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Mayor wants to downgrade Havre to Class 2 city

Controversial plan could affect fire department  

 

Last updated 7/5/2016 at 8:35pm



City Council will be asked tonight to make Havre a Class 2 city under state law, changing its decades-old status as a Class 1 city.

While some say the vote is a routine matter acknowledging what is already a fact, others say it is a thinly veiled attempt to curtail city firefighting services and a subtle admission that the city’s best days are behind it.

Under Montana law, cities with a population of more than 10,000 are Class 1 cities. Havre had more than 10,000 people until the 2000 Census, when it slipped below the limit.

Then-state Rep. John Musgrove, D-Havre, at the behest of then-Mayor Bob Rice, secured legislation that would allow cities between 9,000 and 10,000 population to choose what designation they wanted. The law was designed especially for Havre because no other Montana cities fell into that population category.

But Mayor Tim Solomon said the 2010 Census showed further population decline — down to 9,300 — and there is no indication the city is likely to exceed 10,000 any time soon.

So, he said, Class 2 is appropriate because “that’s where we are.”

The next-biggest Class 1 city is Kalispell, which is more than twice the size of Havre, he said. Havre has more in common with other Class 2 cities, he said.

He called a flurry of opposition on Facebook pages that has developed since the council’s agenda was released Thursday “big hype about nothing.”

The mayor said that city voters will be asked this fall to adopt a city manager form of government. It might be easier to attract a qualified city manager at a reasonable salary if the city were Class 2, he said. If the city remains Class 1, he said, Havre would be in competition for executive talent with much larger cities.

Dan Clark, the director of the Local Government Center at Montana State University, a former Choteau  mayor and an expert on local government in Montana, said for the most part city residents won’t notice any differences if the classification is changed.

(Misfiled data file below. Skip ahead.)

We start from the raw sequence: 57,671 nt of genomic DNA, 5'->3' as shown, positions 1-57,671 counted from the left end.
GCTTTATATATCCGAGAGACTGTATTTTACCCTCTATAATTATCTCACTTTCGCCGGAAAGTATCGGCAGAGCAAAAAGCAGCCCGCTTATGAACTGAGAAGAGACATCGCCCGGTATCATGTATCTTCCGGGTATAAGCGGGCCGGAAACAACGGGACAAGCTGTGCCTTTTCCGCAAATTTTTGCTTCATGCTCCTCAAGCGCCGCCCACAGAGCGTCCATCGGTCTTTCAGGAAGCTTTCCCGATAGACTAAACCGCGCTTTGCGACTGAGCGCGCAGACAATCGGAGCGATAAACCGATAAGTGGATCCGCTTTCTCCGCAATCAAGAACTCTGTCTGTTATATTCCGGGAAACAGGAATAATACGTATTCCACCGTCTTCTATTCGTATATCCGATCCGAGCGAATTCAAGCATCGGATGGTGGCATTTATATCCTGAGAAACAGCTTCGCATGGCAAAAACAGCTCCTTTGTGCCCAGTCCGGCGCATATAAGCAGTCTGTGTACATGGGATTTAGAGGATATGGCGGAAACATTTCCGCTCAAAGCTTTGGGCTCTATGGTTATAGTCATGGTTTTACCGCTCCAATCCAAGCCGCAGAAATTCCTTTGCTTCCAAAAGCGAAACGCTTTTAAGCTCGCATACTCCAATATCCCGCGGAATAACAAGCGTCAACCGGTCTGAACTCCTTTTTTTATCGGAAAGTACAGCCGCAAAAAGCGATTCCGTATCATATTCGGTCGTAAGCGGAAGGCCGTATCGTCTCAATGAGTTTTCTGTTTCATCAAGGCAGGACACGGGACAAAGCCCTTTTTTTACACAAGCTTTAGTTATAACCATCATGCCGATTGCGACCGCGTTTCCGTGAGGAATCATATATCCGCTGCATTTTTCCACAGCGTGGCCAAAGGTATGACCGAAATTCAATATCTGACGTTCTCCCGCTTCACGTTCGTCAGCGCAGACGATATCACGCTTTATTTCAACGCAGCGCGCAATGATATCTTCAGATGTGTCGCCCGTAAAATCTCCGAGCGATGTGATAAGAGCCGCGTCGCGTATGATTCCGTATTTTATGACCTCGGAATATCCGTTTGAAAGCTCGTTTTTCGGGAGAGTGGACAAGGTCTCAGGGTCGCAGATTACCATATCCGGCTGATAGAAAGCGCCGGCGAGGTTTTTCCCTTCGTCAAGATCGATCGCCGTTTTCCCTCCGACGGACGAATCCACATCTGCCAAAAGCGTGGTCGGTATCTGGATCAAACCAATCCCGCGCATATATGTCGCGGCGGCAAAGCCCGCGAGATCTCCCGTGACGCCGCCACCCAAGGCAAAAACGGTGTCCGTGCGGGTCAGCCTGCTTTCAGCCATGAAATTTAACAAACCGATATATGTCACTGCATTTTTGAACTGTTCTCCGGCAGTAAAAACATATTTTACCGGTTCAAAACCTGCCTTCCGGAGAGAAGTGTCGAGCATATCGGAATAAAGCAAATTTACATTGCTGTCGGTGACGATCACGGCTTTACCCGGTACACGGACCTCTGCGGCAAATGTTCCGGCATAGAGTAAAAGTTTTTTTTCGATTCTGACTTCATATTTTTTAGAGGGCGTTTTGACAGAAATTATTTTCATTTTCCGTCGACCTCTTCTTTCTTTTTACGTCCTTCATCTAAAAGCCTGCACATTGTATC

The big exception, he said, is that Class 1 cities must have full-time 24-hour-a-day fire departments, while Class 2 cities have the option of cutting back on fire and ambulance services. Such reductions don’t come automatically, he said.

Solomon called the question of the fire department status a “separate question,” and said City Council would have to bring that matter up separately if it wanted to pursue the matter.

There has been considerable dispute in recent months between Local 601 Havre chapter of The International Association of Fire Fighters and the city administration. The labor contract between the city and the union was decided by an arbitrator and other matters are in or headed toward arbitration.

Solomon said the city is up against its taxing limit and has to cut back on funding for the Havre-Hill County Library and other projects to pay for the fire department.

However, IAFF auditors have reviewed city finances and say the city’s financial picture is far rosier than city officials contend.

In a Facebook post this weekend, council member Caleb Hutchins questioned what was behind Solomon’s decision to seek the classification change.

“Given the acrimony between the city and the fire department employees, I’m worried that there are ulterior motives in the proposed class downgrade,” he said.

“I think it sets a bad public message to the residents of Havre and to the rest of the state: That we think Havre doesn’t have the potential to grow and thrive, that our best days are behind us,” the council member said.

According to the 2014 U.S. Census estimates, the city’s population is estimated at just under 9,800 people, an upswing since 2010. The next complete Census will be in 2020.

Clark said that with the city considering a city manager, this might be the right time to consider a change of classification.

“Tim might be wise to do this now,” he said. “That would enable the new city manager to make proposals about the fire department without having to deal first with the question of a classification downgrade.”

He said the lower classification might help the city attract some federal grants that are aimed for smaller communities.

Generally, though, he said, applicants looking for city manager positions are attracted by the population, not the classification.

Montana salaries for city managers are lower than elsewhere in the country, he said.

Recently he saw an advertisment for a new city manager for the city of Livingston, which is smaller than Havre, offering a minimum salary of $80,000.

Next to it, he said, was an ad for a small city looking for a manager at a salary $20,000 higher.

If there is widespread opposition to any cuts in the fire department, he said, opponents could seek to have a referendum on a mill levy to fund the fire department.

City Council members are already considering a mill levy to fund repairs to city streets.

Former council member Allen “Woody” Woodwick proposed that the city vigorous pursue annexation of properties adjoining the city limits as a way to attract more tax revenues and bring the city’s population up to 10,000 once again.

He said the mayor’s proposal “sounds like a thinly veiled response to deal with labor issues between the firefighters union and the city.”

But Clark said the change of classification would give the city a bargaining chip in the city’s contract talks with the firefighters union, even if the city never actually moves away from a full-time department.

 

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